"We cannot now create a new story—'all these wonderful rescuers in Germany'—but we know the group is bigger than we expected, and that is really amazing," says Kosmala. "We are careful not to overestimate it—that's important I think—but there are ordinary people here, and not only people with money or people who had very good positions. So visitors see that ordinary people could do something. That is our main message: People could act. Could react. Because many Germans after the war were saying, 'We ourselves had to suffer under dictatorship! We couldn't do anything! We were persecuted as well!' These examples show what was possible, what people could do."
The museum, if it can even be called that, is a minimalist duplex with dark-stained wood floors and an open stairwell, as though an architect had donated her home to the cause. The first floor is filled with an enormous table into which are embedded a series of large, flat, touch-screen computers. When pressed, each word, each photograph, becomes the entry point into a seemingly endless web of interconnected rescue histories. One screen reads "Spontaneous Assistance" and tells of how Ruth Abraham gave birth to her daughter Reza and hid the baby—in 1943!—with the help of false papers provided by a woman named Maria Nichols. Each person has a paragraph, each detail further explicated with a new series of screens. It is very text-heavy. The few visitors are completely silent as they read.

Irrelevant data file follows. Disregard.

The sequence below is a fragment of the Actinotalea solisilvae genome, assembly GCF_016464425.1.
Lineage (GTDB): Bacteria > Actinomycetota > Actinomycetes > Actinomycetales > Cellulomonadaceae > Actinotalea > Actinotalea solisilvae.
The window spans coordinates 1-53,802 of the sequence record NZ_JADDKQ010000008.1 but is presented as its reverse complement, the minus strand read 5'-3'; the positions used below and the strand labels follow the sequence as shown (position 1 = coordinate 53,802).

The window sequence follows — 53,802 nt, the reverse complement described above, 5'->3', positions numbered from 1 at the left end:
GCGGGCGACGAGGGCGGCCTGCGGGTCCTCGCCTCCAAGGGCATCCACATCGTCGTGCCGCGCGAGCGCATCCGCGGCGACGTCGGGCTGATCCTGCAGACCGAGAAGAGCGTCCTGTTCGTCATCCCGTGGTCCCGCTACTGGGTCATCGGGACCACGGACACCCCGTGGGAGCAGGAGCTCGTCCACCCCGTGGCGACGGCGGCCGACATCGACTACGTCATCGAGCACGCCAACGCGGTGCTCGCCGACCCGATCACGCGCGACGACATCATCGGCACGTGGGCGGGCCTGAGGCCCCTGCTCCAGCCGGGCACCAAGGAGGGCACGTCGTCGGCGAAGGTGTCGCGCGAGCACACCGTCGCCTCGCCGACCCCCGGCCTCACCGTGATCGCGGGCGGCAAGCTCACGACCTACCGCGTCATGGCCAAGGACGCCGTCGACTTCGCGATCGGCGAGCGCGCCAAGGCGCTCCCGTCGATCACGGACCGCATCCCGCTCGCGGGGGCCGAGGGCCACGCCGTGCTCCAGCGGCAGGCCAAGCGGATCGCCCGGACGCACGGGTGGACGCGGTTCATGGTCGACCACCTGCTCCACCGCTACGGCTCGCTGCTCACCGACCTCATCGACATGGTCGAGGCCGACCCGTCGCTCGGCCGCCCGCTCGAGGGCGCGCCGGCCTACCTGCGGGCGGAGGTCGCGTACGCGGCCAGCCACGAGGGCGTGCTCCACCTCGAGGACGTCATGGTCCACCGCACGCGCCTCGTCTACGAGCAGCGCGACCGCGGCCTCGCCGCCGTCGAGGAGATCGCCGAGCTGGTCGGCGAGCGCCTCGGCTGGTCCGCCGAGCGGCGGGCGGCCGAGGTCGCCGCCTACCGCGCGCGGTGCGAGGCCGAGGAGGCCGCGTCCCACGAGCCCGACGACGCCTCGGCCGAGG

Upstairs is a small forest of tall, blond-wood steles. They have text on one flank, the headphones of an audio guide (in German and in English) hang from the next, and then, in the hollow center, artifacts. The first narrates the story of Alice Lowenstein, who hid her daughters in Weimar after two hiding places in Berlin fell through; the younger daughter, barely out of toddlerhood, had a dangerous habit of telling strangers about the men who took her father away. In the summer of 1944, the girls, then aged 4 and 6, were denounced. A piece of period notepaper from the Landesarchive in Potsdam describes how the Gestapo dragged the girls back to their old building in Berlin, asking each of their neighbors if the girls were Jewish. All said no. And then, as they walked away, the building's concierge ran after the SS men and told them, "These girls are Jewish." At the end of the war, their mother returned to fetch them from Weimar, only to discover that her children had been murdered in Auschwitz.
"We wanted to present this in order to show that there are not only happy ends. That hiding often meant other family members didn't survive, and the survivors had a burden on them," said Kosmala, as I struggled, ineffectually, not to cry. A daughter born to Alice Lowenstein after the war donated photos, a doll once owned by her murdered sisters, and a diary her mother kept while on the run.
Sarah Wildman is a visiting fellow at the International Reporting Project at Johns Hopkins School of Advanced International Studies.